"We were sitting at breakfast and they were like dive bombers going back and forth," Duke Robinson said.
Robinson has been fighting the woodpeckers for years. It has become so bad that his home now sports a giant protective net.
"We have electric spiders that are run by batteries that drop down, sound activated," Robinson said.
Robinson even tried a noise maker, designed to scare off the woodpeckers with the simulated sounds of predators.
"They did try paint too, that had a smell to it and it just annoyed the residents, it didn't annoy the woodpeckers at all," neighbor Vicki Hipkiss said.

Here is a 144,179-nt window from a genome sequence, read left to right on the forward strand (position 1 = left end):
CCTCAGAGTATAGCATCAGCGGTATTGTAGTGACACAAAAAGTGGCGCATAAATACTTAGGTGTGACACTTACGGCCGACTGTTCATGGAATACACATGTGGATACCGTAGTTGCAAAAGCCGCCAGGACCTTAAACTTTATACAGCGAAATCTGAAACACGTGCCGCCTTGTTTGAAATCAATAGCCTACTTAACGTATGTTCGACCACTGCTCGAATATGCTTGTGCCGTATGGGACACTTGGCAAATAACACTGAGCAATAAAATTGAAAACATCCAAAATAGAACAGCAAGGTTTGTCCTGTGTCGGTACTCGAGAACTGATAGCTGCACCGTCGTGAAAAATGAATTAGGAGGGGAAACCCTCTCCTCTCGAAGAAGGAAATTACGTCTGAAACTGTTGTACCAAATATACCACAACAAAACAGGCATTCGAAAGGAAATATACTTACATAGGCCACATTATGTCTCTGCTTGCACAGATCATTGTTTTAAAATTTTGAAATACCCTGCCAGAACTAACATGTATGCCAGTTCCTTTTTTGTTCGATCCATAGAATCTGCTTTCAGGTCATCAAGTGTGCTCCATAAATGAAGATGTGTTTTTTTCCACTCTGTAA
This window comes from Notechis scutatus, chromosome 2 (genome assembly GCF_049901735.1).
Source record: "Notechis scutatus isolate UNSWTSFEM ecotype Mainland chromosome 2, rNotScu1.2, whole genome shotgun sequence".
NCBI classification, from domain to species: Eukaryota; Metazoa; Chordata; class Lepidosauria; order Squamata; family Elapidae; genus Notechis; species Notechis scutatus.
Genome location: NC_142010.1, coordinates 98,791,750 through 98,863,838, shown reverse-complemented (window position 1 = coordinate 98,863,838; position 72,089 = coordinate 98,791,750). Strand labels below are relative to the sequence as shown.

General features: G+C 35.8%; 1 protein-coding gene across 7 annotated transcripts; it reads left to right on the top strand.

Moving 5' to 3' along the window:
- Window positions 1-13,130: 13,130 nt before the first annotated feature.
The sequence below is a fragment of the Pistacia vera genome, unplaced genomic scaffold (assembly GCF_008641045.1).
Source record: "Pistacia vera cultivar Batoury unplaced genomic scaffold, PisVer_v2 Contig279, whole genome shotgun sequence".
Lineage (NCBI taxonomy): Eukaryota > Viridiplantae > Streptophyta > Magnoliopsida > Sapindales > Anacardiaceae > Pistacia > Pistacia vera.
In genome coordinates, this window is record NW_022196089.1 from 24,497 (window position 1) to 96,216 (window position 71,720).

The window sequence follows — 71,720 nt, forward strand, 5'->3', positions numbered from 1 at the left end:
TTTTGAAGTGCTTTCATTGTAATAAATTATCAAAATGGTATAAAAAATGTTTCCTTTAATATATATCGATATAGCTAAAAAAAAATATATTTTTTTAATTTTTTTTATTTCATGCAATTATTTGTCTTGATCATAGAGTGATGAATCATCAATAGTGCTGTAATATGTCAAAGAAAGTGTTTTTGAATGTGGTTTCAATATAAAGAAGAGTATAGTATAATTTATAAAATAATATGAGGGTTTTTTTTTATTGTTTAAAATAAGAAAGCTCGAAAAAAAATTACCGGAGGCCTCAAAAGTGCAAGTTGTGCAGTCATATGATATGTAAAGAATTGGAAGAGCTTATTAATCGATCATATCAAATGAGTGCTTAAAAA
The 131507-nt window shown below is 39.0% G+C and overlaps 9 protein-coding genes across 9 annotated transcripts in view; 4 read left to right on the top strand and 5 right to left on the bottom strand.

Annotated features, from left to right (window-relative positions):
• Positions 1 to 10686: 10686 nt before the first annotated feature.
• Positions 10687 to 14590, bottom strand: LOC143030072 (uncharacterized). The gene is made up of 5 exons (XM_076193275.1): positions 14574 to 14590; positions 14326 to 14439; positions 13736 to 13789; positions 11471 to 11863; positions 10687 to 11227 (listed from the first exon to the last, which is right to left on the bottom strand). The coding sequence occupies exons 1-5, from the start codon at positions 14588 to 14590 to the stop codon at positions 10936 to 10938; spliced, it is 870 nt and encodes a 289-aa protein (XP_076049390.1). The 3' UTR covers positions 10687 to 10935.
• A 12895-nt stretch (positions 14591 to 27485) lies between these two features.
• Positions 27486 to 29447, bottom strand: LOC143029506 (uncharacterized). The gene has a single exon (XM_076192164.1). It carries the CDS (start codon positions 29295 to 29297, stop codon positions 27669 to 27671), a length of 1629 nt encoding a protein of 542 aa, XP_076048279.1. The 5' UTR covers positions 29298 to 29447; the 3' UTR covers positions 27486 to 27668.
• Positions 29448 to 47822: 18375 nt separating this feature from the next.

Now, two neighborhood associations in Rossmoor have acquired a permit from the U.S. Department of Fish and Wildlife to shoot as many as 50 of the birds. The idea has ruffled more than a few feathers.
"If you shoot the woodpeckers, what else are you going to shoot," resident Molly Mullikin said. Mullikin is also concerned about lead from the bullets entering the environment.
"If the woodpecker drops dead someplace, and then the hawk comes down and eats the woodpecker, then it gets lead poisoning," Mullikin said.